Curiously, another part of the NOAA website directly contradicts the NOAA report. On its site, NOAA offers a gadget that lets browsers check the temperature trend in the continental United States for any two years between 1895 and 2010. Here’s what the graph shows for the years 2000-2009 in the United States:

Figure 2: NOAA website
Figure 2: NOAA website

This graph shows a temperature decline of 0.73°Fahrenheit (-0.4°C) for 2000-2009 in the U.S. To get a perspective on how large a decline this is: the IPCC estimates that the temperature increase for the whole of the 20th century was 1.1°F, or 0.6°C. In other words, at least in the United States, the past decade’s cooling wiped out two-thirds of the temperature gain of the last century.

While the U.S. isn’t, of course, the whole world, it has the world’s best temperature records, and a review of the NOAA data since 1895 shows that in the 20th century the U.S. temperature trends mirrored, quite closely, the global temperature trends. So, for example, between 1940-1975, a global cooling period, the NOAA chart showed a temperature decline of 0.14°F (-0.07°C).

In other words, it stretches credulity to the breaking point to believe that the global temperature trend from 2000-2009 could be a full 0.6°C—more than half a degree Celsius—higher than the temperature trend for the United States (that is, -.4C + .2C).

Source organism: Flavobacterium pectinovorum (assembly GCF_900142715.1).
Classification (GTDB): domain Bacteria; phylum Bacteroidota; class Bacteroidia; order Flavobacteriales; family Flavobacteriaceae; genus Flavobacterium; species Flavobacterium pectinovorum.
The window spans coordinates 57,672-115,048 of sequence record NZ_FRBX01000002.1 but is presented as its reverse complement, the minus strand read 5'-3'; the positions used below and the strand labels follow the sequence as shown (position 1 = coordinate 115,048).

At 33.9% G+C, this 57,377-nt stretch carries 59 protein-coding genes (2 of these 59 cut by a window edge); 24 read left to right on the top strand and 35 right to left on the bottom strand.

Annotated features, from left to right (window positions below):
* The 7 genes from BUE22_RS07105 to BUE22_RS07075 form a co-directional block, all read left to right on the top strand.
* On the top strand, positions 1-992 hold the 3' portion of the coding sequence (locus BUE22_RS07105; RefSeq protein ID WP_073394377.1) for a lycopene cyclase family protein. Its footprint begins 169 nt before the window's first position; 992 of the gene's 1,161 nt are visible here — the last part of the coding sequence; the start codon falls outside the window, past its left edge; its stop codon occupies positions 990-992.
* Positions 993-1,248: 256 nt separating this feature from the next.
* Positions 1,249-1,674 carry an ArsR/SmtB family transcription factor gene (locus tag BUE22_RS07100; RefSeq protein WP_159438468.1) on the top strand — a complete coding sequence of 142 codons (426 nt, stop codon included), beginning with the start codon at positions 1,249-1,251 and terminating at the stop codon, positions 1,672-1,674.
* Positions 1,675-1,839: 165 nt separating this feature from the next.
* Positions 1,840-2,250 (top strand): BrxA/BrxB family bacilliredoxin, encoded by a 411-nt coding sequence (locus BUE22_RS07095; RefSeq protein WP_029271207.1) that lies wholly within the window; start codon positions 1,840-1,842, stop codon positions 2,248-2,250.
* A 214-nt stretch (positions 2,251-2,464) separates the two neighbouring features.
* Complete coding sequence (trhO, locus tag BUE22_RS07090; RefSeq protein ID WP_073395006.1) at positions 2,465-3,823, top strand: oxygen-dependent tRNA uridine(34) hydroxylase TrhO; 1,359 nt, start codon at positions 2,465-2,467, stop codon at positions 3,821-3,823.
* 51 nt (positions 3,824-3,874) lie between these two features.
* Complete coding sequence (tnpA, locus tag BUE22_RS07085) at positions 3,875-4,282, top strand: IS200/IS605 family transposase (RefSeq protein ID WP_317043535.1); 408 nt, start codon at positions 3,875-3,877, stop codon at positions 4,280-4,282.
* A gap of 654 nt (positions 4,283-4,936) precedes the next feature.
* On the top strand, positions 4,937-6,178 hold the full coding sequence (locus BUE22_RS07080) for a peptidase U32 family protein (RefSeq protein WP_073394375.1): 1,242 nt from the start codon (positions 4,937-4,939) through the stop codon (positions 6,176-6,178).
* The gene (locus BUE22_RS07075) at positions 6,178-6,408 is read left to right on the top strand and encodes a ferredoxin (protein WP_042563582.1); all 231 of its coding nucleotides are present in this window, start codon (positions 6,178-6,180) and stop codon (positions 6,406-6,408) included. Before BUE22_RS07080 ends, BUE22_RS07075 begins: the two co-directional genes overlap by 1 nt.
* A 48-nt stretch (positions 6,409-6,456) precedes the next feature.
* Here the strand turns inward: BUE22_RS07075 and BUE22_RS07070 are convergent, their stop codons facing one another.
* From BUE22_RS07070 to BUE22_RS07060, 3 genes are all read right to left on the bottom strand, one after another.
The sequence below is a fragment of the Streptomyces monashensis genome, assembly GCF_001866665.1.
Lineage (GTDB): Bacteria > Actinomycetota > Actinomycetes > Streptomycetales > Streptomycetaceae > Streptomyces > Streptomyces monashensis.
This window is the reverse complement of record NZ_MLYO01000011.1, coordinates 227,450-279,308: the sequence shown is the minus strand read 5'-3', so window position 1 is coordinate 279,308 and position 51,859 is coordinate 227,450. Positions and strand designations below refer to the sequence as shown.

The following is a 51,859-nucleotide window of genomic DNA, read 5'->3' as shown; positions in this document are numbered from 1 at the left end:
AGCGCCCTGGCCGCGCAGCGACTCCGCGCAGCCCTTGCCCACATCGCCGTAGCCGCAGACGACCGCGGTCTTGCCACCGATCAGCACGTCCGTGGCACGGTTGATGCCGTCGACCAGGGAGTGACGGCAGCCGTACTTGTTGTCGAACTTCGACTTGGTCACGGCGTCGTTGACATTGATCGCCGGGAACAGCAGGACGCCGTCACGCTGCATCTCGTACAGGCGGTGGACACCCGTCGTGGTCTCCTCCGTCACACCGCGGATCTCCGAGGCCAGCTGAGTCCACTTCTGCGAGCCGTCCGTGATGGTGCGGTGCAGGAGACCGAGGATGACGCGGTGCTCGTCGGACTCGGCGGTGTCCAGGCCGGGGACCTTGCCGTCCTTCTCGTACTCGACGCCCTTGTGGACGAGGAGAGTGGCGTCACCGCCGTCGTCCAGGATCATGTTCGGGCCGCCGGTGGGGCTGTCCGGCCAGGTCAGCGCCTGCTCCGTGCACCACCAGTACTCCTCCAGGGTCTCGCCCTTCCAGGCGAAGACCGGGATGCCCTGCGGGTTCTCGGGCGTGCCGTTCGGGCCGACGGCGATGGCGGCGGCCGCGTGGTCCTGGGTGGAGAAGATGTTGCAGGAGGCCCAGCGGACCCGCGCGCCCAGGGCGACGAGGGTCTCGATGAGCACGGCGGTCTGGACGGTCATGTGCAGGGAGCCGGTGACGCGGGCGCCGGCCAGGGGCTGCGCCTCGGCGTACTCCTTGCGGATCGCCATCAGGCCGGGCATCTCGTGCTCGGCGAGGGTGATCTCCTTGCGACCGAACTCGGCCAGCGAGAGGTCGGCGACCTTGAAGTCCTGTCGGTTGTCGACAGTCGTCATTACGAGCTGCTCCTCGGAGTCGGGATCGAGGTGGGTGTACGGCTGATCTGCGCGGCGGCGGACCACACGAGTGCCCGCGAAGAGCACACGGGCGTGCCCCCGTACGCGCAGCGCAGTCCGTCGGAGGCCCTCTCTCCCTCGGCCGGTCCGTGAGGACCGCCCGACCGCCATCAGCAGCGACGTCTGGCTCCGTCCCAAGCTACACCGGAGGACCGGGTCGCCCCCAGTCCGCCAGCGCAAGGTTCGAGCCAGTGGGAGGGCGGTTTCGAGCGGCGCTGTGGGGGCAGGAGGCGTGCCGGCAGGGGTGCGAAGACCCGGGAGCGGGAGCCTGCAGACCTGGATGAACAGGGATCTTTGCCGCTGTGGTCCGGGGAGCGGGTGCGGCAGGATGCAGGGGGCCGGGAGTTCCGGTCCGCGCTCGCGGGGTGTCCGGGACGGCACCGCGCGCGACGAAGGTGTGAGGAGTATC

Until NOAA issues a correction (which isn’t likely), the cooling of the past decade—which has been such an embarrassment to the hypothesis that human-caused carbon emissions will cause runaway warming—is gone, conjured away by a wave of the NOAA climate fairy’s magic wand.


[1] In the full report, page S19, NOAA claims warming of .2°C for the last decade over 1990-1999. In page 5 of the report summary, as shown in the figure, the increase per decade based on the 20th century average is shown as .2° Fahrenheit, or .11°C. However, even the latter figure seems high based on the lack of warming for most of 2000-2009.

[2] “Flannery defends scientists in leaked emails row.” ABC News Online, Nov. 24, 2009.

[3] Quoted in Patrick J. Michaels, Sound and Fury: The Science and Politics of Global Warming. Washington: Cato Institute, 1992, p. 83.